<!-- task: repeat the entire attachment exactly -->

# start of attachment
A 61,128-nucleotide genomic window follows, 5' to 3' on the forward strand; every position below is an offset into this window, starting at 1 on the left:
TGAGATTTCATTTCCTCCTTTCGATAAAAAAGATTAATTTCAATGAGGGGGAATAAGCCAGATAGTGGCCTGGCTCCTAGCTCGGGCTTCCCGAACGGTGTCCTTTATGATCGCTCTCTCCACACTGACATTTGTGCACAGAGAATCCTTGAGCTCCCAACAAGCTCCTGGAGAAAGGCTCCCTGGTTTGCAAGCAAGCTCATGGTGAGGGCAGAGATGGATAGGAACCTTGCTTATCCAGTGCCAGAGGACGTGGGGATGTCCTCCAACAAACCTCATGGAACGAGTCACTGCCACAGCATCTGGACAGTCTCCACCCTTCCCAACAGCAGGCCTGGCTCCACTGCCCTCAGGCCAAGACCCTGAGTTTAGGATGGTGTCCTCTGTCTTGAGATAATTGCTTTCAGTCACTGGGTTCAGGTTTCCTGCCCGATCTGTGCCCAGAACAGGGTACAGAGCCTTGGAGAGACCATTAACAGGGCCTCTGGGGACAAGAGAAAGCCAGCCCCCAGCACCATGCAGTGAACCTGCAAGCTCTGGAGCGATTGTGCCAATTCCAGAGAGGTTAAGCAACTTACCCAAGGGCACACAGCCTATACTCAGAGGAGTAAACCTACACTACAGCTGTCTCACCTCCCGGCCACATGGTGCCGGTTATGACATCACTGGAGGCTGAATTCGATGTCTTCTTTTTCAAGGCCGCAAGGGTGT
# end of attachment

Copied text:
A 61,128-nucleotide genomic window follows, 5' to 3' on the forward strand; every position below is an offset into this window, starting at 1 on the left:
TGAGATTTCATTTCCTCCTTTCGATAAAAAAGATTAATTTCAATGAGGGGGAATAAGCCAGATAGTGGCCTGGCTCCTAGCTCGGGCTTCCCGAACGGTGTCCTTTATGATCGCTCTCTCCACACTGACATTTGTGCACAGAGAATCCTTGAGCTCCCAACAAGCTCCTGGAGAAAGGCTCCCTGGTTTGCAAGCAAGCTCATGGTGAGGGCAGAGATGGATAGGAACCTTGCTTATCCAGTGCCAGAGGACGTGGGGATGTCCTCCAACAAACCTCATGGAACGAGTCACTGCCACAGCATCTGGACAGTCTCCACCCTTCCCAACAGCAGGCCTGGCTCCACTGCCCTCAGGCCAAGACCCTGAGTTTAGGATGGTGTCCTCTGTCTTGAGATAATTGCTTTCAGTCACTGGGTTCAGGTTTCCTGCCCGATCTGTGCCCAGAACAGGGTACAGAGCCTTGGAGAGACCATTAACAGGGCCTCTGGGGACAAGAGAAAGCCAGCCCCCAGCACCATGCAGTGAACCTGCAAGCTCTGGAGCGATTGTGCCAATTCCAGAGAGGTTAAGCAACTTACCCAAGGGCACACAGCCTATACTCAGAGGAGTAAACCTACACTACAGCTGTCTCACCTCCCGGCCACATGGTGCCGGTTATGACATCACTGGAGGCTGAATTCGATGTCTTCTTTTTCAAGGCCGCAAGGGTGT